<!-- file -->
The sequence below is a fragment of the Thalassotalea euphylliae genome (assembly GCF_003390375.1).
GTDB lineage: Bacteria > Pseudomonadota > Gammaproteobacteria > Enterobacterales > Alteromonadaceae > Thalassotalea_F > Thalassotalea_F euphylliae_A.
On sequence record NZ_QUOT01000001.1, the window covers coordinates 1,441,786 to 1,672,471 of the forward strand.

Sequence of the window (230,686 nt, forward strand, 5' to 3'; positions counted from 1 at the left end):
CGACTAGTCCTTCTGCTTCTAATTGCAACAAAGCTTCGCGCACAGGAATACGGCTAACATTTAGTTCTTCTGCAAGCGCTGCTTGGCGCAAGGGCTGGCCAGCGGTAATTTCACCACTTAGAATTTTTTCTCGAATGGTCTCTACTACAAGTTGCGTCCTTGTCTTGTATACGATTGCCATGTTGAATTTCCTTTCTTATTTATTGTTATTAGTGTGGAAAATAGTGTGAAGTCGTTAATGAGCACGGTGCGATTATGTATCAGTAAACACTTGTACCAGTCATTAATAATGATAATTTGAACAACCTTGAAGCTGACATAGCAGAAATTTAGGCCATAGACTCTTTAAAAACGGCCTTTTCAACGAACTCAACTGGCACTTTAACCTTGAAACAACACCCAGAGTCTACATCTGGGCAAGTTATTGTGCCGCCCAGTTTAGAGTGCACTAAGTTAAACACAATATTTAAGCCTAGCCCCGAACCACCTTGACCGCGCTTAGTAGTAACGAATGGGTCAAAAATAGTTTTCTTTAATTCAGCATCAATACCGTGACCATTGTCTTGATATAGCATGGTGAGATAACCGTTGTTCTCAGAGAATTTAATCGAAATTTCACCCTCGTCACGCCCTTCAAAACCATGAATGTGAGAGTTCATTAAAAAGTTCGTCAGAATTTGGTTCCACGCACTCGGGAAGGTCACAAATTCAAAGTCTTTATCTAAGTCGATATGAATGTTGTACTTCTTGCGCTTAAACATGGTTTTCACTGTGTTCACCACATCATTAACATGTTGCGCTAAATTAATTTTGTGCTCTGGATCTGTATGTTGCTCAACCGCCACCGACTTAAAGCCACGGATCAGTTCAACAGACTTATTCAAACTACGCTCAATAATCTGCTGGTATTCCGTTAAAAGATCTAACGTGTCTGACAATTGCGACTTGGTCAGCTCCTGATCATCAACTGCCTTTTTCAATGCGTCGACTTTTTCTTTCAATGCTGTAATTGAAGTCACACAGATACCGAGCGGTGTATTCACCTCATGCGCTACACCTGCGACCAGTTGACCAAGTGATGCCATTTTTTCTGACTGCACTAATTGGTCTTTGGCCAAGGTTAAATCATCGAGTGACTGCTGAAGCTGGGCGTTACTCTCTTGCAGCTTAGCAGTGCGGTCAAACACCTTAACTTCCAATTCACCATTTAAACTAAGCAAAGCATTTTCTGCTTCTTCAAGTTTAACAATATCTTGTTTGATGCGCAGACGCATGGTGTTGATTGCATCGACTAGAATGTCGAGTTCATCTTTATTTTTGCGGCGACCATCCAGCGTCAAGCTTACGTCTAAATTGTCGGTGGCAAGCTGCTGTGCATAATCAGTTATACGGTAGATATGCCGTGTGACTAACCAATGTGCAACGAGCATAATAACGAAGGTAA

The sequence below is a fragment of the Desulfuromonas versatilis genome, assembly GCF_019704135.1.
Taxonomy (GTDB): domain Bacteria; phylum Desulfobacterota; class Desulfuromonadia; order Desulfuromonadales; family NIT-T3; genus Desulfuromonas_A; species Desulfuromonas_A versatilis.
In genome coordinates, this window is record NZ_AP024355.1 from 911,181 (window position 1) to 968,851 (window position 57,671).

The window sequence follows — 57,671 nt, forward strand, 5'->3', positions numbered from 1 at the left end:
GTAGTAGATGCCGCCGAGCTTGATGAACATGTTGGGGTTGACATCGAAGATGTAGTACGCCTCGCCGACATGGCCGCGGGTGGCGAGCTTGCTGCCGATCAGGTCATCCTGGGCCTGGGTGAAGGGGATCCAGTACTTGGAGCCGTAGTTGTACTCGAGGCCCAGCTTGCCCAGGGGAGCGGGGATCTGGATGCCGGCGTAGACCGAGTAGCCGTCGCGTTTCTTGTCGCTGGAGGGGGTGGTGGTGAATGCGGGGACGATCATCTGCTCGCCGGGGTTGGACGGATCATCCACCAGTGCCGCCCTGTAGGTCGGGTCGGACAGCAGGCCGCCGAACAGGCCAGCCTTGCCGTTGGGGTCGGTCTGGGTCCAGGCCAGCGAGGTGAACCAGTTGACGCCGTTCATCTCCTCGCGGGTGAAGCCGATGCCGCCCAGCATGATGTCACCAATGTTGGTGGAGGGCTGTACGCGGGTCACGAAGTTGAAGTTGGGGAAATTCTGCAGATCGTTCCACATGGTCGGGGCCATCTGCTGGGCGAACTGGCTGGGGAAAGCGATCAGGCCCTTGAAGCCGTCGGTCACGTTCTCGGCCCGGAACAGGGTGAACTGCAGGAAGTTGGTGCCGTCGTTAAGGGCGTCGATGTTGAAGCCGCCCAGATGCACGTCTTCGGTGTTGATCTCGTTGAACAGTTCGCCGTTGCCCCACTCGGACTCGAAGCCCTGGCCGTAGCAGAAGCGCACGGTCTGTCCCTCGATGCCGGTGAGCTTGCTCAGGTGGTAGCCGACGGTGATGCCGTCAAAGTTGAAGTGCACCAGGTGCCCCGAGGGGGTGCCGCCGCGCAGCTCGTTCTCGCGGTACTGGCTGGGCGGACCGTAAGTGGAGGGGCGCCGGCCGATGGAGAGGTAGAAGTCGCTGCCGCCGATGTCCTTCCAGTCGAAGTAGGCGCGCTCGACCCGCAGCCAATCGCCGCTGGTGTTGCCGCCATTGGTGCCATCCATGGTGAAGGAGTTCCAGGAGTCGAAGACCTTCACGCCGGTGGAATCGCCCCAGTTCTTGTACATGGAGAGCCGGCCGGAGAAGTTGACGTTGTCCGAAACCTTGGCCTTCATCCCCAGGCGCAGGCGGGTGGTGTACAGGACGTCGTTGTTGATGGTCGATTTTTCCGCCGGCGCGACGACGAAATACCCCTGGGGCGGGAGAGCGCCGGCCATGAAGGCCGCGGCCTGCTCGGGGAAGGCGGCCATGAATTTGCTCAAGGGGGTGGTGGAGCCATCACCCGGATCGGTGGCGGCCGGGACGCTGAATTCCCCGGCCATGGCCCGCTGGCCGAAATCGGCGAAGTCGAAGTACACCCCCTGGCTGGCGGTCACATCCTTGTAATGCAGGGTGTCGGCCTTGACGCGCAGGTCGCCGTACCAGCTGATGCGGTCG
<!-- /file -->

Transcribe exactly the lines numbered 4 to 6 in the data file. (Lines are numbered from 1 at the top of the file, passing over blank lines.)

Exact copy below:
Sequence of the window (230,686 nt, forward strand, 5' to 3'; positions counted from 1 at the left end):
CGACTAGTCCTTCTGCTTCTAATTGCAACAAAGCTTCGCGCACAGGAATACGGCTAACATTTAGTTCTTCTGCAAGCGCTGCTTGGCGCAAGGGCTGGCCAGCGGTAATTTCACCACTTAGAATTTTTTCTCGAATGGTCTCTACTACAAGTTGCGTCCTTGTCTTGTATACGATTGCCATGTTGAATTTCCTTTCTTATTTATTGTTATTAGTGTGGAAAATAGTGTGAAGTCGTTAATGAGCACGGTGCGATTATGTATCAGTAAACACTTGTACCAGTCATTAATAATGATAATTTGAACAACCTTGAAGCTGACATAGCAGAAATTTAGGCCATAGACTCTTTAAAAACGGCCTTTTCAACGAACTCAACTGGCACTTTAACCTTGAAACAACACCCAGAGTCTACATCTGGGCAAGTTATTGTGCCGCCCAGTTTAGAGTGCACTAAGTTAAACACAATATTTAAGCCTAGCCCCGAACCACCTTGACCGCGCTTAGTAGTAACGAATGGGTCAAAAATAGTTTTCTTTAATTCAGCATCAATACCGTGACCATTGTCTTGATATAGCATGGTGAGATAACCGTTGTTCTCAGAGAATTTAATCGAAATTTCACCCTCGTCACGCCCTTCAAAACCATGAATGTGAGAGTTCATTAAAAAGTTCGTCAGAATTTGGTTCCACGCACTCGGGAAGGTCACAAATTCAAAGTCTTTATCTAAGTCGATATGAATGTTGTACTTCTTGCGCTTAAACATGGTTTTCACTGTGTTCACCACATCATTAACATGTTGCGCTAAATTAATTTTGTGCTCTGGATCTGTATGTTGCTCAACCGCCACCGACTTAAAGCCACGGATCAGTTCAACAGACTTATTCAAACTACGCTCAATAATCTGCTGGTATTCCGTTAAAAGATCTAACGTGTCTGACAATTGCGACTTGGTCAGCTCCTGATCATCAACTGCCTTTTTCAATGCGTCGACTTTTTCTTTCAATGCTGTAATTGAAGTCACACAGATACCGAGCGGTGTATTCACCTCATGCGCTACACCTGCGACCAGTTGACCAAGTGATGCCATTTTTTCTGACTGCACTAATTGGTCTTTGGCCAAGGTTAAATCATCGAGTGACTGCTGAAGCTGGGCGTTACTCTCTTGCAGCTTAGCAGTGCGGTCAAACACCTTAACTTCCAATTCACCATTTAAACTAAGCAAAGCATTTTCTGCTTCTTCAAGTTTAACAATATCTTGTTTGATGCGCAGACGCATGGTGTTGATTGCATCGACTAGAATGTCGAGTTCATCTTTATTTTTGCGGCGACCATCCAGCGTCAAGCTTACGTCTAAATTGTCGGTGGCAAGCTGCTGTGCATAATCAGTTATACGGTAGATATGCCGTGTGACTAACCAATGTGCAACGAGCATAATAACGAAGGTAA

The sequence below is a fragment of the Desulfuromonas versatilis genome, assembly GCF_019704135.1.